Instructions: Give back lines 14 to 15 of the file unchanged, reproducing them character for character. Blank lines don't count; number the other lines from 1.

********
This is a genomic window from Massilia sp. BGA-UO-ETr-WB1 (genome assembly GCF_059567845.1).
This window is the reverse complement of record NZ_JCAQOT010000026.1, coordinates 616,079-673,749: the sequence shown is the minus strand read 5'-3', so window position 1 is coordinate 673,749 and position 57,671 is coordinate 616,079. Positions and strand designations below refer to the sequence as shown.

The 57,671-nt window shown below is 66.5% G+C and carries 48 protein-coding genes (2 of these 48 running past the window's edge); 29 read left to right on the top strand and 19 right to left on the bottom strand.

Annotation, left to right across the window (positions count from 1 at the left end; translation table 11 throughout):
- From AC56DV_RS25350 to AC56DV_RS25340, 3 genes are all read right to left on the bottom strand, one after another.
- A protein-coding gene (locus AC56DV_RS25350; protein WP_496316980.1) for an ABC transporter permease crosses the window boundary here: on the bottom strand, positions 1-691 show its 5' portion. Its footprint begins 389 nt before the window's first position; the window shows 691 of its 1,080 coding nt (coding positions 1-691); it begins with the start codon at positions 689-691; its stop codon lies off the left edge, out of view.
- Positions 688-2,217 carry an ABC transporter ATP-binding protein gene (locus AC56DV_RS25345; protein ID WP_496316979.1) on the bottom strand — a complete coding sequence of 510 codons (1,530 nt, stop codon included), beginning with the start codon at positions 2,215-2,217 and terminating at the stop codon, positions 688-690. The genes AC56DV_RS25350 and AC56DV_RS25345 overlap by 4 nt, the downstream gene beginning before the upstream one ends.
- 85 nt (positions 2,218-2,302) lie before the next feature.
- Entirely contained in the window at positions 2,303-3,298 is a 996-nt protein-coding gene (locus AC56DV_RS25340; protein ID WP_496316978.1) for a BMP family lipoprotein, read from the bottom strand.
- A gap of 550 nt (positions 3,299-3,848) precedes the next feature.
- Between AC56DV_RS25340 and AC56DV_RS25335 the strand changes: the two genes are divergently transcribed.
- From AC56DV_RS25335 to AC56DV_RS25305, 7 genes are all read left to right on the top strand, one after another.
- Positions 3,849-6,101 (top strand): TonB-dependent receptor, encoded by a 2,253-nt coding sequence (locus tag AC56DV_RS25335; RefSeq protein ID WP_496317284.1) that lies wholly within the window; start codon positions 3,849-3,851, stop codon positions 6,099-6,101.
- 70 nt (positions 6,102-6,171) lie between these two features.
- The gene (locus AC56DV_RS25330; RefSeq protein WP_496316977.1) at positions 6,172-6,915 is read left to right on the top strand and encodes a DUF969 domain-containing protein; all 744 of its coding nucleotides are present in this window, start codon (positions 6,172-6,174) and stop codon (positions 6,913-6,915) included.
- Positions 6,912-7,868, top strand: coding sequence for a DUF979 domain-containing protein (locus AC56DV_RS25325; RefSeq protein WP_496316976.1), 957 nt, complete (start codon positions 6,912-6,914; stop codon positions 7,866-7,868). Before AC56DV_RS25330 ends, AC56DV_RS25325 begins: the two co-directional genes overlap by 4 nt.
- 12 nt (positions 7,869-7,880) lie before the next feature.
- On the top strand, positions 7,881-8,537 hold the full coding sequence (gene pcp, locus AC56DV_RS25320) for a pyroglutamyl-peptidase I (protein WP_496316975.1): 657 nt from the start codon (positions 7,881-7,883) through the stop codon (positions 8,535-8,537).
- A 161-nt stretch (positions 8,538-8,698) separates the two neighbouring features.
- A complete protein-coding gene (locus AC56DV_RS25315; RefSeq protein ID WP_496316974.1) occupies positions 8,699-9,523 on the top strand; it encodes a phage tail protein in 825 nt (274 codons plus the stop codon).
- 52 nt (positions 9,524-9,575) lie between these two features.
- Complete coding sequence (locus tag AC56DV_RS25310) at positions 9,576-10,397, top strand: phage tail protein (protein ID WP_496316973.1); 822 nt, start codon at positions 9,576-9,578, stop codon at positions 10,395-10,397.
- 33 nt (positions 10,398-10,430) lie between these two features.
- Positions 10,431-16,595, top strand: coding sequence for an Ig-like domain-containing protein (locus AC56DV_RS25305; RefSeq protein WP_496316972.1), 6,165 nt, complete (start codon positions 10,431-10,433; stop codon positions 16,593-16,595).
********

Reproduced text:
- 70 nt (positions 6,102-6,171) lie between these two features.
- The gene (locus AC56DV_RS25330; RefSeq protein WP_496316977.1) at positions 6,172-6,915 is read left to right on the top strand and encodes a DUF969 domain-containing protein; all 744 of its coding nucleotides are present in this window, start codon (positions 6,172-6,174) and stop codon (positions 6,913-6,915) included.